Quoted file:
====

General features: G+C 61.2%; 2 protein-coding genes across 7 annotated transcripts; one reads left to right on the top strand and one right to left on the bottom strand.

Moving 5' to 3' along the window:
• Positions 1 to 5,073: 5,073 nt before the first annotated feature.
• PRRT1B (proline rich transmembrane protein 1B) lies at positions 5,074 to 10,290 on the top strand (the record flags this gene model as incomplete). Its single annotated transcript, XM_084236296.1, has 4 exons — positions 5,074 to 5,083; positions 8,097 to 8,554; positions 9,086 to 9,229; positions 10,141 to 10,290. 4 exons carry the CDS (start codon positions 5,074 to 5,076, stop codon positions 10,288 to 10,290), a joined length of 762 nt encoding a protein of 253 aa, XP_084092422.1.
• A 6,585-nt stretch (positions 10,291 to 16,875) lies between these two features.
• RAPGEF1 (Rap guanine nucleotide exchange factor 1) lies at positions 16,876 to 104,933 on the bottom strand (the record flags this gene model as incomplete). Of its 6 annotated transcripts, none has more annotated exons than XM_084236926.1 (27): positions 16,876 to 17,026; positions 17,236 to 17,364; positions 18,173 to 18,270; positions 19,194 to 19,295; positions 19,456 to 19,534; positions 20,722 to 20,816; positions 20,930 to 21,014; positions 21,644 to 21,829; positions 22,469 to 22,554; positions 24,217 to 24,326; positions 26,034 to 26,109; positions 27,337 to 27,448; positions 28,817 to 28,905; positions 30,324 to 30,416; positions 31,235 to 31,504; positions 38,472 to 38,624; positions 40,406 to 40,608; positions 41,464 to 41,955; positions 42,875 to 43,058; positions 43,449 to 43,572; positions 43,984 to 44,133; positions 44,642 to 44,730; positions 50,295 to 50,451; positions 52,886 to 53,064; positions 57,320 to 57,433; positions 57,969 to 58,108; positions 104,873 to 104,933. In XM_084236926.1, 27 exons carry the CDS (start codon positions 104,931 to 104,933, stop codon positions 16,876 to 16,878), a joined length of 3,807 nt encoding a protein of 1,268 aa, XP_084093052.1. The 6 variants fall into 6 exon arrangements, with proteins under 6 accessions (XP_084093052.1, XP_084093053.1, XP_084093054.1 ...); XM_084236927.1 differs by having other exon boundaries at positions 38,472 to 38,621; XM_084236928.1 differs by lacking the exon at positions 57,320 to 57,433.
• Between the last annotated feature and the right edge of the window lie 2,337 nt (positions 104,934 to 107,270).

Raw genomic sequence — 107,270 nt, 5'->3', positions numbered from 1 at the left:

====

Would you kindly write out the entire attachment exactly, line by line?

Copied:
General features: G+C 61.2%; 2 protein-coding genes across 7 annotated transcripts; one reads left to right on the top strand and one right to left on the bottom strand.

Moving 5' to 3' along the window:
• Positions 1 to 5,073: 5,073 nt before the first annotated feature.
• PRRT1B (proline rich transmembrane protein 1B) lies at positions 5,074 to 10,290 on the top strand (the record flags this gene model as incomplete). Its single annotated transcript, XM_084236296.1, has 4 exons — positions 5,074 to 5,083; positions 8,097 to 8,554; positions 9,086 to 9,229; positions 10,141 to 10,290. 4 exons carry the CDS (start codon positions 5,074 to 5,076, stop codon positions 10,288 to 10,290), a joined length of 762 nt encoding a protein of 253 aa, XP_084092422.1.
• A 6,585-nt stretch (positions 10,291 to 16,875) lies between these two features.
• RAPGEF1 (Rap guanine nucleotide exchange factor 1) lies at positions 16,876 to 104,933 on the bottom strand (the record flags this gene model as incomplete). Of its 6 annotated transcripts, none has more annotated exons than XM_084236926.1 (27): positions 16,876 to 17,026; positions 17,236 to 17,364; positions 18,173 to 18,270; positions 19,194 to 19,295; positions 19,456 to 19,534; positions 20,722 to 20,816; positions 20,930 to 21,014; positions 21,644 to 21,829; positions 22,469 to 22,554; positions 24,217 to 24,326; positions 26,034 to 26,109; positions 27,337 to 27,448; positions 28,817 to 28,905; positions 30,324 to 30,416; positions 31,235 to 31,504; positions 38,472 to 38,624; positions 40,406 to 40,608; positions 41,464 to 41,955; positions 42,875 to 43,058; positions 43,449 to 43,572; positions 43,984 to 44,133; positions 44,642 to 44,730; positions 50,295 to 50,451; positions 52,886 to 53,064; positions 57,320 to 57,433; positions 57,969 to 58,108; positions 104,873 to 104,933. In XM_084236926.1, 27 exons carry the CDS (start codon positions 104,931 to 104,933, stop codon positions 16,876 to 16,878), a joined length of 3,807 nt encoding a protein of 1,268 aa, XP_084093052.1. The 6 variants fall into 6 exon arrangements, with proteins under 6 accessions (XP_084093052.1, XP_084093053.1, XP_084093054.1 ...); XM_084236927.1 differs by having other exon boundaries at positions 38,472 to 38,621; XM_084236928.1 differs by lacking the exon at positions 57,320 to 57,433.
• Between the last annotated feature and the right edge of the window lie 2,337 nt (positions 104,934 to 107,270).

Raw genomic sequence — 107,270 nt, 5'->3', positions numbered from 1 at the left: